Former Australian tennis player Todd Woodbridge has recalled his singles main draw debut at Wimbledon as he claims the feeling he then experienced will never fade away. Woodbridge, one of the greatest doubles players of all time, made it past the qualifying event at Wimbledon in 1988 to earn a spot in the main draw of the tournament.
Woodbridge was handed an extremely tough draw as he was drawn to meet the then defending Wimbledon champion Pat Cash. Woodbridge stood no chance against Cash but still playing against a defending champion on the Centre Court was a memorable experience.
"Ironically, the first time I qualified for singles in 1988 I drew Pat Cash, who was the defending champion that year. It meant my very first main draw singles match was played on Centre Court in the 2pm fixture I always loved watching.
Even now, I get goosebumps remembering that. That was just like ‘wow, here I am playing on this court’. I was still a junior and at that level, you do not expect to be put on a show court. To get the defending champion and have that unique opportunity to open the tournament, that was a bucket list moment and still is one of the highlights of my Wimbledon career," Woodbridge said in his contribution post for Tennis Australia.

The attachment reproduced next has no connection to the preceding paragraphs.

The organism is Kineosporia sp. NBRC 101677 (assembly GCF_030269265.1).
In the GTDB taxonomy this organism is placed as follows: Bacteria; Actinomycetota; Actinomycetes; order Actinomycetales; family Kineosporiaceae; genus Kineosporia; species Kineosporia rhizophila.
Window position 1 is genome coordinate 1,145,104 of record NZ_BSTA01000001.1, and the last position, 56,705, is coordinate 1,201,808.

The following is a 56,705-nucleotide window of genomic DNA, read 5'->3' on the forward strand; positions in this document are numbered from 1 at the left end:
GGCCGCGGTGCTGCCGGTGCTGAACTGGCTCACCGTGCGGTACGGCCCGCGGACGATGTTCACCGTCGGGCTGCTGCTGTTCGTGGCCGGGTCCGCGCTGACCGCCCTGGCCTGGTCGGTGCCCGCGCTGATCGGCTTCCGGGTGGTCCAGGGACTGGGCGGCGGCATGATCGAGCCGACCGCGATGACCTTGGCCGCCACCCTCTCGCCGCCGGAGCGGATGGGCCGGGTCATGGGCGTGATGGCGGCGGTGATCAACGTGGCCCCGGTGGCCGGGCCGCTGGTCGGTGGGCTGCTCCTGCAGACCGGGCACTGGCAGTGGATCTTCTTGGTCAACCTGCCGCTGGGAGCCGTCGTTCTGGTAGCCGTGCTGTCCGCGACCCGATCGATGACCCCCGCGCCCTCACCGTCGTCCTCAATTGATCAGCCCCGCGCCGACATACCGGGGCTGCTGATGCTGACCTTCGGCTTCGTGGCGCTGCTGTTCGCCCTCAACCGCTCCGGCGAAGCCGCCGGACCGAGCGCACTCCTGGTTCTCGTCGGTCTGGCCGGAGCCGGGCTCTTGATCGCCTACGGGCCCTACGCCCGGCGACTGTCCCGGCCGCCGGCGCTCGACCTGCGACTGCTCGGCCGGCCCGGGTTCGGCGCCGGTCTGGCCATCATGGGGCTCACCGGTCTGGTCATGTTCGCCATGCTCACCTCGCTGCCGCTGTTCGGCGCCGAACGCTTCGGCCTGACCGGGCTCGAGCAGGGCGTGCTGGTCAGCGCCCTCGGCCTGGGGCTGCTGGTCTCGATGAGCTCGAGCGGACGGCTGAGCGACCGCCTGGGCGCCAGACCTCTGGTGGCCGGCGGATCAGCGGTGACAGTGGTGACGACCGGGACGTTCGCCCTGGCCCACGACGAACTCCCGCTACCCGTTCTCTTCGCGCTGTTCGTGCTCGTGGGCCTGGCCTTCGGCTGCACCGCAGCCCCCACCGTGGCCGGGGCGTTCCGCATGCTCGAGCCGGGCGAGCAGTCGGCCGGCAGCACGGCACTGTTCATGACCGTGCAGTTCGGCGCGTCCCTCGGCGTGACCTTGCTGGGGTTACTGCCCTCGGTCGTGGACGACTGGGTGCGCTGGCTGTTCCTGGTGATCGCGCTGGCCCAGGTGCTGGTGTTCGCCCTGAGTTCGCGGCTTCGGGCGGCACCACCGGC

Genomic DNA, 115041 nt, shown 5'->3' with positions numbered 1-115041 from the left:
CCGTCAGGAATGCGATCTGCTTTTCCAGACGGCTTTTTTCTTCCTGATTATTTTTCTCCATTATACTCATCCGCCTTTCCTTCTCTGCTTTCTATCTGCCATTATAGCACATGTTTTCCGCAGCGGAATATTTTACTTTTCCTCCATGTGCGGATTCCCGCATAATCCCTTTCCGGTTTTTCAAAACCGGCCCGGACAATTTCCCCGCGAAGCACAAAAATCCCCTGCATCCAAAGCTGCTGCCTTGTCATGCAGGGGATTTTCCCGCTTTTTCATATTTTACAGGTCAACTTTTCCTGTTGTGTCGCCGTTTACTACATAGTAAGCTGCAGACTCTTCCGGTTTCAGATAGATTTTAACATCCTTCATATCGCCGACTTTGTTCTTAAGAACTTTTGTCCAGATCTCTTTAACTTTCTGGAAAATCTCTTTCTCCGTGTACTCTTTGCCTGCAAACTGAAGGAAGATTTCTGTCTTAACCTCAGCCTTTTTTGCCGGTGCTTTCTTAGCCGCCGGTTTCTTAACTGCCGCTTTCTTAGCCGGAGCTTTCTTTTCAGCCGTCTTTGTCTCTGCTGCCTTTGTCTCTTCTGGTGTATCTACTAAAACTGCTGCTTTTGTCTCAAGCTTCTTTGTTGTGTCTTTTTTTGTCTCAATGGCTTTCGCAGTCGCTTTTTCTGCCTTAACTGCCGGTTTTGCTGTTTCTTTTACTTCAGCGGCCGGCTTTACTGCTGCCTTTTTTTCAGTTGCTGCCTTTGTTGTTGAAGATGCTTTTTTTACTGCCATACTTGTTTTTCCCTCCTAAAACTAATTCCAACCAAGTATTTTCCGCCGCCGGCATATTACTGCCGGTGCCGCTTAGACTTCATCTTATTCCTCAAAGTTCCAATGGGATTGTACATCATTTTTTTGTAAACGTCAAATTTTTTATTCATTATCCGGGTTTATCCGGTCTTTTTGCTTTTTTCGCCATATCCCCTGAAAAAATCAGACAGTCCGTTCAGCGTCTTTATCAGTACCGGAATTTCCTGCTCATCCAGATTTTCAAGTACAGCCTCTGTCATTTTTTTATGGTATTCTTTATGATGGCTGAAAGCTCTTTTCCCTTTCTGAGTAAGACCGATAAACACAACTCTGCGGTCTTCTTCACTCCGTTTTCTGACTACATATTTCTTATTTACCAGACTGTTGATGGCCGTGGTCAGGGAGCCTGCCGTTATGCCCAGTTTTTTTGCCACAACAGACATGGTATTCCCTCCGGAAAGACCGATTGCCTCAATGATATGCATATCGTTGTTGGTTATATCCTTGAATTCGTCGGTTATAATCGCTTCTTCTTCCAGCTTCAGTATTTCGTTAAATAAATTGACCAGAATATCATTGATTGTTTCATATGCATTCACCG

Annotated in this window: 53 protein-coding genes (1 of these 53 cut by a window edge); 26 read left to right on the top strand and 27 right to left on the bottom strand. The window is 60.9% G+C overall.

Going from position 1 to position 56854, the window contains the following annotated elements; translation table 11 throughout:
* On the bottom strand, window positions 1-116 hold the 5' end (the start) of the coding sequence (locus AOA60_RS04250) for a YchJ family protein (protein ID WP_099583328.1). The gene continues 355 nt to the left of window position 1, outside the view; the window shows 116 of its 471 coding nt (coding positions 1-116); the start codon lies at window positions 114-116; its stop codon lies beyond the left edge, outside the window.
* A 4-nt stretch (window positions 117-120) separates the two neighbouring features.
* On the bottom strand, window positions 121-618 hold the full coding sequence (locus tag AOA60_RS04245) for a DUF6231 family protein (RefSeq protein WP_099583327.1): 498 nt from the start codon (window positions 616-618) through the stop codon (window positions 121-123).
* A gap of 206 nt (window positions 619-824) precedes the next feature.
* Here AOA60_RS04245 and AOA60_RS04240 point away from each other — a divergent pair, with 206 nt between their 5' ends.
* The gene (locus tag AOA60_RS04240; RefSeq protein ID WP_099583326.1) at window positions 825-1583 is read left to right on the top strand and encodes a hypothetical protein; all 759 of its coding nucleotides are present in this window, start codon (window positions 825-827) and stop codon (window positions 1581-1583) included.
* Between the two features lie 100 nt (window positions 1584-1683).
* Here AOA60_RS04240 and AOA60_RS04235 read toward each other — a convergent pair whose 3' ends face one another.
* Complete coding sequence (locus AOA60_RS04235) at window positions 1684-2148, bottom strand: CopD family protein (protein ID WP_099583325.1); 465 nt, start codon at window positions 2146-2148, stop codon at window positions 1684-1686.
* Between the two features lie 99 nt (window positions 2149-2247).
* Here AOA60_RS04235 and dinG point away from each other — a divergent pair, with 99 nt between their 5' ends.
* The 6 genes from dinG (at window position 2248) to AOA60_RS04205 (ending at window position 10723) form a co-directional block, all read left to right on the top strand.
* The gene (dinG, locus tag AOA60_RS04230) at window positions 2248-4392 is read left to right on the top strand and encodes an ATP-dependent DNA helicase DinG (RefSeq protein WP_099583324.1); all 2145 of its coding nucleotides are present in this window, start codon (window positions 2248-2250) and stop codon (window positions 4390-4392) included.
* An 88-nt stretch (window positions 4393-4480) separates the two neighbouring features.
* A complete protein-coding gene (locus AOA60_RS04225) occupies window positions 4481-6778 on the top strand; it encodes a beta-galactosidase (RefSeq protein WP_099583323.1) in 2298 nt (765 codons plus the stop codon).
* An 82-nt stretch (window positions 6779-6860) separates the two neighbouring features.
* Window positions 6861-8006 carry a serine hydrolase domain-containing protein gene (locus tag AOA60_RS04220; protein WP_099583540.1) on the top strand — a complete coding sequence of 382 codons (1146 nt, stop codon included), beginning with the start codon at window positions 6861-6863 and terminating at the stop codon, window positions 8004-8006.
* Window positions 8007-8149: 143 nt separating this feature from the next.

"Cashy thrashed me. I played okay, even though I only got four games. I still remember walking out onto Centre Court for the first time. When you take that right-hand turn and step out onto the grass, the feeling is electric. The sound is like walking under high power lines when you can hear the electricity clicking and buzzing.
It is extraordinary and is something I will never forget."
Todd Woodbridge explains what makes Wimbledon so special
"The electricity of Wimbledon is what makes the tournament so special. I feel it every single year when I walk through the gates to the All England Club for the first time.
The atmosphere is so magical, seeing the Centre Court drapped in ivy and the natural grass reminds you this is the home of tennis. I can hear the crowds as I walk through the grounds, even when it is empty. I can visualise the great moments – both the ones I have personally had as well as the ones I have witnessed.
It is just a phenomenal experience. There really is no other place like Wimbledon," Woodbridge said. Todd Woodbridge, a former doubles world No. 1, won a total of 10 doubles at Wimbledon -- nine in men's doubles and one in mixed doubles.